Boomi Dynamic Connection to the Rescue 

In general, Boomi connectors have a limitation whereby only one user credential can be used for authentication purposes with any backend system, including D365. Recently, Boomi has introduced the concept of Dynamic Connections, available for customers as an Add On feature that allows us to dynamically pass credentials per user (not bound to only one). The use of each Dynamic Connector is limited to the Customer's connectivity to a unique application instance, in this case, it is MS Dynamics 365, accessible via the 'Microsoft Dynamics 365 for Customer Engagement' Application Connector. Depending on the purchase agreement, the customer will have access to a certain number of Standard/Test licenses available to be used for this feature.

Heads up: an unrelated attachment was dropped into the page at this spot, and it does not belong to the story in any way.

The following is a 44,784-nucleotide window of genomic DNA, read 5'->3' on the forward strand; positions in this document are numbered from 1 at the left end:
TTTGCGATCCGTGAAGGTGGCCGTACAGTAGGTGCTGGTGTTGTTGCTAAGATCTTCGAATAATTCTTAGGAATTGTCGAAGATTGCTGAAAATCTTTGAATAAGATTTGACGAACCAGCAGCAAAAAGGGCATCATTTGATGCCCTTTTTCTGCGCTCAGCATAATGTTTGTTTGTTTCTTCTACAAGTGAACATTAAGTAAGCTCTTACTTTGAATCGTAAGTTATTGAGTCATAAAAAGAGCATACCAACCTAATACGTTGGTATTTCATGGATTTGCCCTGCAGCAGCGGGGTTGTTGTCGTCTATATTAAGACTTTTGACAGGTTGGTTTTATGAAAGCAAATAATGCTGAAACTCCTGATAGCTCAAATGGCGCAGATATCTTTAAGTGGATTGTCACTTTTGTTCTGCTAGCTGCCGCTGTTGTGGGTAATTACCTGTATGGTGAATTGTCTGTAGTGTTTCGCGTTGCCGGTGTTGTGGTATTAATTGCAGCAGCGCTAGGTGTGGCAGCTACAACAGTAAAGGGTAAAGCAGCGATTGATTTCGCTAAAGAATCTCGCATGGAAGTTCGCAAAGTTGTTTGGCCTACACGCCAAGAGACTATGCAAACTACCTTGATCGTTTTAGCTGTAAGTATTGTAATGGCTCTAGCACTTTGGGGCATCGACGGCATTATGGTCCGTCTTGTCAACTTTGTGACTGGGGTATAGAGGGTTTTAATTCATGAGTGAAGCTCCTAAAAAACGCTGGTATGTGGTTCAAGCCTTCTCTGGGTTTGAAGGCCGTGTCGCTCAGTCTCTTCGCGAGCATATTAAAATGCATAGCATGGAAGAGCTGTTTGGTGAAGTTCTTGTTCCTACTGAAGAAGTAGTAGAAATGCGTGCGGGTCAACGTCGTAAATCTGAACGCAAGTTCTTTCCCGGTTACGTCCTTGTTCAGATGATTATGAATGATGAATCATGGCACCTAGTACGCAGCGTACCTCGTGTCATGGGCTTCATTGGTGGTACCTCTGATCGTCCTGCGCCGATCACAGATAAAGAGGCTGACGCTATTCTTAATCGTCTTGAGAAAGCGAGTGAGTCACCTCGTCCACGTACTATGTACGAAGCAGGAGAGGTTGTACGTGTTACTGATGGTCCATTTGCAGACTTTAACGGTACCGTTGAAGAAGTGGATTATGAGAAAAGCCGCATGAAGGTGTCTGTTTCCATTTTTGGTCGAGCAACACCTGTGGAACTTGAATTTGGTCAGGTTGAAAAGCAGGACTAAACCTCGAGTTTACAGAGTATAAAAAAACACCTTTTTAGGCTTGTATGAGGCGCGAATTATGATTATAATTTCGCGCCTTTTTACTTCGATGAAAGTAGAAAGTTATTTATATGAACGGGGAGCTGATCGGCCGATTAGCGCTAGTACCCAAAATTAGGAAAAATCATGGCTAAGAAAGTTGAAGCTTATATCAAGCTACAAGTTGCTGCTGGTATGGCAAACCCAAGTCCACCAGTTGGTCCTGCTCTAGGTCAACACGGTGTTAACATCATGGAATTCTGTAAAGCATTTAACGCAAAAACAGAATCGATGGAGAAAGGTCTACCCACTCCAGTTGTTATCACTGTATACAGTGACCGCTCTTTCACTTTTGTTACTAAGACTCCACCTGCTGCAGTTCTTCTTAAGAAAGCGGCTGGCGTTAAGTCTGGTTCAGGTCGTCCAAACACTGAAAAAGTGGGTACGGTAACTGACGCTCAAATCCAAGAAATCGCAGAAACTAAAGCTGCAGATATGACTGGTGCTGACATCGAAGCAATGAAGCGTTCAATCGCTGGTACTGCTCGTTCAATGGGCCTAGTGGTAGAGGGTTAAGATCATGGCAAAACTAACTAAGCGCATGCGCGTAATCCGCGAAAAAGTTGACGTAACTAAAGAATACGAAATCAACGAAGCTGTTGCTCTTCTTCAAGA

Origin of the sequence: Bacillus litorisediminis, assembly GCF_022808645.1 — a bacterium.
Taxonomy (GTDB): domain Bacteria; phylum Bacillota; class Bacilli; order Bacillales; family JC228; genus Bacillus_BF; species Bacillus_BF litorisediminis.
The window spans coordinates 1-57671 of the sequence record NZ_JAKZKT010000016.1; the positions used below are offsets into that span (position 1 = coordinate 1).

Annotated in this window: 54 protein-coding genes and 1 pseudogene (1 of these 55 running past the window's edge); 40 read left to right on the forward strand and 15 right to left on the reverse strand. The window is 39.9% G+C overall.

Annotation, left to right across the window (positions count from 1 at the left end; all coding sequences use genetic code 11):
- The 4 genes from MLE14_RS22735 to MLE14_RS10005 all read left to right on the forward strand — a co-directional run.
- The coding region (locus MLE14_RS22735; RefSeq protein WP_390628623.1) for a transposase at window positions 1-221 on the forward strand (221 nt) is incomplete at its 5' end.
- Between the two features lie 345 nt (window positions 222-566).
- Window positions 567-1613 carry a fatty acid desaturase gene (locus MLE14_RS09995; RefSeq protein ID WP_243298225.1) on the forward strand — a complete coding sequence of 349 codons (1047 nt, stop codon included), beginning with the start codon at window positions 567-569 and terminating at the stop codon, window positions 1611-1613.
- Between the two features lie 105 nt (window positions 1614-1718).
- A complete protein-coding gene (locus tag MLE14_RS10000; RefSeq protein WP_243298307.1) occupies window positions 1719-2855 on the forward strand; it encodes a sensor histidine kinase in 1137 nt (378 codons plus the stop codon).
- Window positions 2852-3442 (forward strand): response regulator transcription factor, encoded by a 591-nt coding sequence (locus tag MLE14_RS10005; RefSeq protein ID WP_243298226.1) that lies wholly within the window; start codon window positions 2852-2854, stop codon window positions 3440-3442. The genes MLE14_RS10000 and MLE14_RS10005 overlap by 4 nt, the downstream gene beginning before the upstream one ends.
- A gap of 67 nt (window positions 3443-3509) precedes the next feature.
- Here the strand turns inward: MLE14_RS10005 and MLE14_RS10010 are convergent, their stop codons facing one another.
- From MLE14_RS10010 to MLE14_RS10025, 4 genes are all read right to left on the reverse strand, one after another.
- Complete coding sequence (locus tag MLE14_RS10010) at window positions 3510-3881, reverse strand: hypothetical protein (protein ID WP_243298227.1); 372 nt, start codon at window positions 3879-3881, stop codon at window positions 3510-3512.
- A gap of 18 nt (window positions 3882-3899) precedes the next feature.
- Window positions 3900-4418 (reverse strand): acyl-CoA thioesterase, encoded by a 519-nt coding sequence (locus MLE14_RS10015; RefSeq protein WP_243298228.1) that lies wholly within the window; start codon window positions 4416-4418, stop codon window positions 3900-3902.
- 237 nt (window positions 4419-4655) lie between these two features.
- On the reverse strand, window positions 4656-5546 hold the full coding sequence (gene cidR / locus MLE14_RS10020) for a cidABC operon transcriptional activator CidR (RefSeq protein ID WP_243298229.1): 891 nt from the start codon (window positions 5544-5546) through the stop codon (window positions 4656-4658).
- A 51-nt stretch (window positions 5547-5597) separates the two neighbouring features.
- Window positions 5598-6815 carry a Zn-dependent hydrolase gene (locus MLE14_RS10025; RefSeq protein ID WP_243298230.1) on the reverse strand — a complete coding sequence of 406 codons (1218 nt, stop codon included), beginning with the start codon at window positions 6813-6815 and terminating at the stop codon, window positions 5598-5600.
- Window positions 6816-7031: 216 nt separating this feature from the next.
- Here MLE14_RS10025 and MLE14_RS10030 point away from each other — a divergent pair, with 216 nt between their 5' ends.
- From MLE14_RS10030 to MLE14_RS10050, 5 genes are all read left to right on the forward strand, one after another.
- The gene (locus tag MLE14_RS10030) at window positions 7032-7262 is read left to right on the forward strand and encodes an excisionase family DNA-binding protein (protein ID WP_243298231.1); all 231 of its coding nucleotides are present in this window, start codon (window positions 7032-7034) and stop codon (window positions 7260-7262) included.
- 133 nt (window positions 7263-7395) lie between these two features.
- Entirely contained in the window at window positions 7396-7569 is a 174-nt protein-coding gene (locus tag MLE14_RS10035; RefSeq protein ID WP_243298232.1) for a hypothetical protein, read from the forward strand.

Configure the Connection

By enabling the 'Allow dynamic connector properties' option on the Microsoft Dynamics 365 for Customer Engagement Connector, it is possible to override certain connection settings and extension values through the use of the “Set Properties” shape.

Connector shape

 

This allows us to override client credential details each time a call from Boomi is made to D365. For instance, a pool of 5 client Id/secret pairs can be used to load balance the API calls between five D365 application users, which increases the request volume available to the application.  

Set Dynamic Process Connection Properties

The values for client Id and client secret are set dynamically using a set of previously defined Dynamic Process Properties. A typical Boomi process requiring this would follow this pattern: